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by Antone Roundy

The Path of the Ascetic

The CSS Trappist Monastery is a spiritual brother to the css Zen Garden. We seek to provide a quiet place to ponder and explore the virtues and mysteries of cascading style sheets.

The official name of our order is the Cascadian Order of the Strict Conformance. A Cascadian monk practices design in the most ascetic manner possible by renouncing all but the twelve true images:

Monk Cross Peach colored checkerboard pattern Light green checkerboard pattern Light blue checkerboard pattern White checkerboard pattern Light gray checkerboard pattern Medium gray checkerboard pattern Dark gray checkerboard pattern Black checkerboard pattern Three-colored checkerboard pattern Gecko

Each design adds a verse to a Cascadian Hymn.

What Does One Do For Fun in the Monastery?

First, peruse the existing designs. The content for each is identical--the only difference being that each has a different stylesheet.

Next, download the HTML and a sample CSS file, and modify the CSS to make your own design.

Then, if you are committed, become a candidate by posting your CSS file on your website and sending me the URL, a title, your name, and a URL for linking to your site. If your design is accepted, it will be posted on this site, and you will be an official Cascadian Monk or Nun.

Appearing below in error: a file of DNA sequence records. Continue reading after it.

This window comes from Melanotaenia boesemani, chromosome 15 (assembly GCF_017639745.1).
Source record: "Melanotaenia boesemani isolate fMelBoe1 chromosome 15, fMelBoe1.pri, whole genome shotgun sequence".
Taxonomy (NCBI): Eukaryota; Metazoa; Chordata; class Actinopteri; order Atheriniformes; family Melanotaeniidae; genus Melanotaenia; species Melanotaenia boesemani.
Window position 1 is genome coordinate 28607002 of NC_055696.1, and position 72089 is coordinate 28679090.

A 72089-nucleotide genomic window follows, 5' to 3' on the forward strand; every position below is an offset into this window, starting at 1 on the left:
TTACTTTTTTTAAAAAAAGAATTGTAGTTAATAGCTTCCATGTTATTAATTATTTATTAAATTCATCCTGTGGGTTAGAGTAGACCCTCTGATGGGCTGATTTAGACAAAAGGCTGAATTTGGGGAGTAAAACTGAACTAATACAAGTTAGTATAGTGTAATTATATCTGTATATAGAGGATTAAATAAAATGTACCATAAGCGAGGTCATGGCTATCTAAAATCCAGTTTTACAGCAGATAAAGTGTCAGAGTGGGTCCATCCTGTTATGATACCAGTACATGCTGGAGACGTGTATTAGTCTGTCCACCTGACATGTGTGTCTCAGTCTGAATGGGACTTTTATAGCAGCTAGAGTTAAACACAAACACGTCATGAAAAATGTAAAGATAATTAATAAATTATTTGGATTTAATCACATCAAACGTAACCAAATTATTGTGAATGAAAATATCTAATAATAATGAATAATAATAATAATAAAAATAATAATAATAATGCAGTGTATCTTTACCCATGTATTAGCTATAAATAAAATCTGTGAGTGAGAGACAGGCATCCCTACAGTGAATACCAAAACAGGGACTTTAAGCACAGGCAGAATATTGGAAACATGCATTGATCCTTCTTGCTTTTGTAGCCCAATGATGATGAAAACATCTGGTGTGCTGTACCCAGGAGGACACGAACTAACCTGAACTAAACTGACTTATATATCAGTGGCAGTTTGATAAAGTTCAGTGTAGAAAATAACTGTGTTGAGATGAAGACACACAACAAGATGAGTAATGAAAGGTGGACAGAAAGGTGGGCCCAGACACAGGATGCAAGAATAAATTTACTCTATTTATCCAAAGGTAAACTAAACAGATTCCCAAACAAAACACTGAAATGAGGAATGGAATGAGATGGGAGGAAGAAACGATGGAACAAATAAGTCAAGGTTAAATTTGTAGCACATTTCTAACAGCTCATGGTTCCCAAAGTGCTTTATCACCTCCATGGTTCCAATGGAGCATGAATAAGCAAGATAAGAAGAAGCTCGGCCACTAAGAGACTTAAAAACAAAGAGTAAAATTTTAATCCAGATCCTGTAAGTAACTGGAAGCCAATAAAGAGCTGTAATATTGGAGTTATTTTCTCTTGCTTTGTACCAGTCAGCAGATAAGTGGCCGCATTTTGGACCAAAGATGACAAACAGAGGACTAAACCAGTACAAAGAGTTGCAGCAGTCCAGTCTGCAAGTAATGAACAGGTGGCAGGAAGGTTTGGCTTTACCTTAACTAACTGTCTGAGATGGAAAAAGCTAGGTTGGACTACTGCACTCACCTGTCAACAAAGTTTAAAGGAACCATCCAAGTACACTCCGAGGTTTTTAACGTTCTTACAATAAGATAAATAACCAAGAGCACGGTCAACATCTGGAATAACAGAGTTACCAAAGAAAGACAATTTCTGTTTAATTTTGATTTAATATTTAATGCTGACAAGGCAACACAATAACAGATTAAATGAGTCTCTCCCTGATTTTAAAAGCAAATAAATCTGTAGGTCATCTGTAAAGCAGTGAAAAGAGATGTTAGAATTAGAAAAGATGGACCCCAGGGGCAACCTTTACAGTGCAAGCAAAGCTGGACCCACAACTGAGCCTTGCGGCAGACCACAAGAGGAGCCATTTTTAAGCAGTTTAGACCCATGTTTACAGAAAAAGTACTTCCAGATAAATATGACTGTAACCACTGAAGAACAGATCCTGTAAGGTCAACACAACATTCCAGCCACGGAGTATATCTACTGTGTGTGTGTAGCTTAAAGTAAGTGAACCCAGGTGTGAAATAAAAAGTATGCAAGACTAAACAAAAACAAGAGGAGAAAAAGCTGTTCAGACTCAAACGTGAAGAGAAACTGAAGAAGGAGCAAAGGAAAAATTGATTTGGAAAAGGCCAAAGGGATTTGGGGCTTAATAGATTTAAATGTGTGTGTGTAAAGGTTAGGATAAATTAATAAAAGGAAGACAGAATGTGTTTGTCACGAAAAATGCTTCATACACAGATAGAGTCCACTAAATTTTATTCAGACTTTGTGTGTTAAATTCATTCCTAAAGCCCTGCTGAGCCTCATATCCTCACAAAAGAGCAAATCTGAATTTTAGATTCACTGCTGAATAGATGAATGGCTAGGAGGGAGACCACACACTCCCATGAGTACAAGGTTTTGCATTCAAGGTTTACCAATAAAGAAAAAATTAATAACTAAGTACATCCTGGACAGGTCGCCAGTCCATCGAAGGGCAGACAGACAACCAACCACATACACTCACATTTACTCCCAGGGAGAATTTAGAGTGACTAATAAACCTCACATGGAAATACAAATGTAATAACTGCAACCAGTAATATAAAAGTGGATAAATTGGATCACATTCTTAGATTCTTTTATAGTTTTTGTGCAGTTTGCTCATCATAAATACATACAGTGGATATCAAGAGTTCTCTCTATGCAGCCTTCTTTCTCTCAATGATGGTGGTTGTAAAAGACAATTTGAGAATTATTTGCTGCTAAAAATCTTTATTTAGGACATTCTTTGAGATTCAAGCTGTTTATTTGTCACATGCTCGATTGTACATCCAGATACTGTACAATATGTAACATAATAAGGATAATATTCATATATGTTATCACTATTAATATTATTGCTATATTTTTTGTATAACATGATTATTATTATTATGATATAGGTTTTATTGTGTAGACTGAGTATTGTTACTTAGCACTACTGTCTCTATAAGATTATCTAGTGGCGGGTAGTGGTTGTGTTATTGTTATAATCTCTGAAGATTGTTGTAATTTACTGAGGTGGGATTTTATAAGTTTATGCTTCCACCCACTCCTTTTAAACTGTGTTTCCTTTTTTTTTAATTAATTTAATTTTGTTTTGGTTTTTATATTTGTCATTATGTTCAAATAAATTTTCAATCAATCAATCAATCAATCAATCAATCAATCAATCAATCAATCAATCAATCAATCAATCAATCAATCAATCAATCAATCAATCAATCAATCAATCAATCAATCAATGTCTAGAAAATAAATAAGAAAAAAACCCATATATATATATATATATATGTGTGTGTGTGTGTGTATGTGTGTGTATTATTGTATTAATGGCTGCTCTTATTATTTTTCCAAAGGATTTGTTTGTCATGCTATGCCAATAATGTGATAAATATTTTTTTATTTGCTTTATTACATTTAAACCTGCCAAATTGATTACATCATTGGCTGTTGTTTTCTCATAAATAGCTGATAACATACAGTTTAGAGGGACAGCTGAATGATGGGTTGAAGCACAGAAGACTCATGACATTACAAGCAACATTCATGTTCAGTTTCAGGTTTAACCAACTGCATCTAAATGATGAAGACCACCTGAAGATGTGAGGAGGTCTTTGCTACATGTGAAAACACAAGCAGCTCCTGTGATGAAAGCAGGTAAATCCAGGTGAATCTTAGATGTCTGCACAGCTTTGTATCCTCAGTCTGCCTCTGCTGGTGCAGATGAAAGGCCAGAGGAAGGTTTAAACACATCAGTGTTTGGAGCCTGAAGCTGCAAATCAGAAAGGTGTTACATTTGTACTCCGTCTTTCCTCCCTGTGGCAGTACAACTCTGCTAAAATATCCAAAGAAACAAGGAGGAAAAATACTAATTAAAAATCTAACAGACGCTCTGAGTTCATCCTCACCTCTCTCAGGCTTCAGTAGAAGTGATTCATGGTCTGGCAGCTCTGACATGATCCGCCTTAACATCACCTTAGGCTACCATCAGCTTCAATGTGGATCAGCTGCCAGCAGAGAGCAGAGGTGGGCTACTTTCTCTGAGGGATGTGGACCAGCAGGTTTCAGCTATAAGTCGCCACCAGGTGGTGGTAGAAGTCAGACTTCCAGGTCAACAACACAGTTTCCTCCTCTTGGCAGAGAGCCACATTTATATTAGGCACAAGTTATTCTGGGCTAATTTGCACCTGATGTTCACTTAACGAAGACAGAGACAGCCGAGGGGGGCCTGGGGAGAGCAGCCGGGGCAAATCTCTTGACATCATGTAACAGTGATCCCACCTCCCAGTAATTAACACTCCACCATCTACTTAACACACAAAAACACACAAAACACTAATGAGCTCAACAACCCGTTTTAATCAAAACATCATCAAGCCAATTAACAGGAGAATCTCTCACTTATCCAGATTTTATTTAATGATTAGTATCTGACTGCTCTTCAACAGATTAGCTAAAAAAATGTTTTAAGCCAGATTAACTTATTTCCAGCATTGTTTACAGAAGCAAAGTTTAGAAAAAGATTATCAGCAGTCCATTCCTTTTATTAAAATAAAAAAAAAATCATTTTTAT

The Rule of St. Cascadis

Your design may use only the twelve true images.

Your CSS must validate. As much as possible, use only widely supported CSS elements. We are likely to reject designs that do not work in Mozilla. If your design works in IE too, all the better.

We will only accept designs submitted under the Creative Commons license so that others may benefit from your pious artistry. The license notice must appear in the CSS file.

Validation & Accessibility

A Sermon From the Abbot

Many web designers use images as crutches, throwing them in where modern web standards like CSS and DOM enable more elegant solutions. This overuse of images results in slower page loads and often in reduced accessibility. The power of CSS enables more efficient methods of achieving good design. This site explores the question of what can be done with minimal use of images as a step toward understanding the optimal use of both text and images in web design.

The css Zen Garden pioneered the idea of exploring the possibilities for design using CSS. It was targeted at graphic designers, and allowed designers to integrate their own graphics into their designs.

This site focuses more on CSS by severely limiting the images that may be used in designs, thus focusing tightly on what can be accomplished using stylesheets alone.